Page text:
Eric Cherry on his long, deep and thoughtful investment in the game

Eric Cherry owns wholly, or in part, 140 broodmares and has successfully operated online breeding platform for 20 years.

by Murray Brown

Eric Cherry was born and raised in Plainview, Long Island, roughly a 10-minute drive from the much-missed Roosevelt Raceway.

He was born in 1953 and describes that era as a great time to grow up and a great time to be a kid. Safety and freedom was a whole lot more omnipresent for youngsters than it is today. He recalls going to the big city alone prior to his teenage years, something that would be unheard of today and might fall into the category of child abuse.

He first visited Roosevelt Raceway at the age of 16 in 1969. He was immediately beguiled.

Wagering, numbers and percentages have always interested him.

Three years later, he borrowed $5,000 from his father to invest in his first horse. As with so many first entering the game, he was raked over the coals.

The $5,000 quickly dissipated. His dad was willing to forgive the loan, but Eric eventually repaid him.

There were several ups and downs for the next few years with the latter prevailing. The worst occurred in 1978 when he claimed the horse Super Game from Henri Filion for $15,000 and the horse died shortly thereafter. The money, a tax refund, had been initially intended to buy furniture for his then empty house.

After awhile, focusing mostly on claimers, he decided they were not his cup of tea. He wanted to be involved in making his own horses — for better or worse.

He became a student of bloodlines.

The first good horse he bought as a yearling was Tango Almahurst who was an excellent filly in an outstanding crop which included Bardot Lobell, Turn The Tide, and L’eggins, among others.

The very next year, Cherry was at the Liberty Bell sale where he purchased the Bye Bye Byrd colt Yankee Colonel who became a decent stakes performer for him.

From that time forward, yearlings were his main focus, with the occasional purchase of a made race filly or mare who he thought he could improve upon, but primarily to eventually become a member of his growing broodmare band.

What very few realize is how involved Cherry has become in the breeding business.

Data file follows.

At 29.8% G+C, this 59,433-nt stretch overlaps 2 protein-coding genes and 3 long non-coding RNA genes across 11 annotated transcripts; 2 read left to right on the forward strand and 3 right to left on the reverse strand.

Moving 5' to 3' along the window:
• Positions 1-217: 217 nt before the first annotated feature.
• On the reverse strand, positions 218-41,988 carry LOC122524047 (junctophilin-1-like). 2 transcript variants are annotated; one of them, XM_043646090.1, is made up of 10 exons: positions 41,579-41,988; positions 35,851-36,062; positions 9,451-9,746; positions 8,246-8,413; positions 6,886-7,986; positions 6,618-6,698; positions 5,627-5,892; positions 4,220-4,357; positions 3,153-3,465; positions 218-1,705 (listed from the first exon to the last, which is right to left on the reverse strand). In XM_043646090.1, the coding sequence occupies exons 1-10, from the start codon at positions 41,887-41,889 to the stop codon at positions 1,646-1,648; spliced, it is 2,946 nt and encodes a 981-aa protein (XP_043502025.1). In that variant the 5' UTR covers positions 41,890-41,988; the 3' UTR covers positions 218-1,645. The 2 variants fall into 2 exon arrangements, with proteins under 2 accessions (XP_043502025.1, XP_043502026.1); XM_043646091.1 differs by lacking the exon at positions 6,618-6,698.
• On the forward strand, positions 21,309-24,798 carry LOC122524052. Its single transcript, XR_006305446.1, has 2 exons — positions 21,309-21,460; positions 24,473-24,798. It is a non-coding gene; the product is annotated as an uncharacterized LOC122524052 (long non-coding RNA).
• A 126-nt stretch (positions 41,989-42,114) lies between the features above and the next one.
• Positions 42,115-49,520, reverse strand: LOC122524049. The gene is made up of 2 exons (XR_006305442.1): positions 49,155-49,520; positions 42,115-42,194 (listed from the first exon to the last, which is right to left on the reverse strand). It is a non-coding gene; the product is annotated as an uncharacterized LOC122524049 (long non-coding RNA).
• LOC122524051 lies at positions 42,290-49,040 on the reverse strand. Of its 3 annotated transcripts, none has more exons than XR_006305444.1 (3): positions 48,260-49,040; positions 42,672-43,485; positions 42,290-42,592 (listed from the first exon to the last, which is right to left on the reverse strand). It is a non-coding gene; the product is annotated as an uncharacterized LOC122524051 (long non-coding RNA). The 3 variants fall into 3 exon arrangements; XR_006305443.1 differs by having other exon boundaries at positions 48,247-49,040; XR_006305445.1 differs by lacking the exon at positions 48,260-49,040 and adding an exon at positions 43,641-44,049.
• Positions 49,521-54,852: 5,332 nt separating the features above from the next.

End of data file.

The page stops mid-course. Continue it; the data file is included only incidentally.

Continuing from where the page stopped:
He now owns wholly or in part 140 broodmares.

He also owns a significant part of the stallions Heston Blue Chip, Stag Party, Bettors Wish and He’s Watching.

He also owns shares in many of today’s top commercial stallions.

He feels that his top 25 or 30 mares can compete with just about anybody’s.

He first began becoming involved as a breeder in the early 1980s.

His first encounter with yours truly was at the 1982 Harrisburg Sale.

That was the year of Leonard Buck’s Allwood Farm dispersal. He purchased the Bye Bye Byrd filly Another Bid, a half-sister to Overbid. One of his partners was forced to back out and he was short $30,000. Cherry called me and told me the story. He arranged to pay for the outstanding balance over three months at $10,000 a month.

The vast majority of his mares are pacers. It’s not necessarily that he prefers pacers to trotters, but rather that he feels there is more value involved in buying young pacers than there is with trotters. The word “value” can be Eric Cherry’s middle name. He strongly believes that seeking good value is the best way to succeed in this business, especially at the top.

“A good quality pacing filly that checks all the boxes is almost always more reasonably priced than the comparable trotting filly,” Cherry said.

Let’s revert to Cherry’s younger years.

After a year of college, he decided that wasn’t for him.

His father was involved in the garment business and he went to work with him.

Through the eight years he was involved there, although he was making good money, he hated it, especially the commute from Long Island to New York and back, which ate up three hours of every day. Throughout that time period, he still kept an interest and involvement in harness racing.

He decided that he was going to move to Florida. He told his dad he was leaving for three main reasons:

1. The horses. He could go to Pompano nightly and watch his horses train in the morning.
2. The weather. He was fed up with New York winters.
3. The taxes. New York was replete with taxes, whereas Florida was much kinder in that respect.

“What will you do?” his father asked. “I’ll work it out” Cherry answered.

At first, in addition to his horse holdings, he became a broker selling horses and breedings, many of them discounted to popular stallions.

“That didn’t make me too many friends among breeders, but it’s something I still strongly believe in. I don’t believe there should even be advertised stud fees. Let the market decide. I think that if you own a piece of a stallion, it should be yours to do with as you wish. Why should a syndicate manager tell me what I have to do with my own property. If I can make a better, or even sometimes worse deal outside of the syndicate, they shouldn’t have veto rights over what I can do. I think it’s going in that direction now anyway, with many people using their own breeding rights as they wish. The price of Microsoft stock varies from day to day, why should we be any different?

“In the early ’90s cell phones became omni president. I was fortunate that I became involved with 900 numbers around then, including the National Raceline for race and sales results. I found myself in the middle of the 900 marketplace which covered everything from 1-900 weather to Dionne Warwick’s Psychic Friends show. I did very well with that. Eventually new technology surpassed that, as is the way of the world. Nothing remains the same. We either go forward or we fall behind.”

Cherry said that like many other wise men of my acquaintance, he believes that he knows what he knows he knows and perhaps, almost as importantly, what he doesn’t know.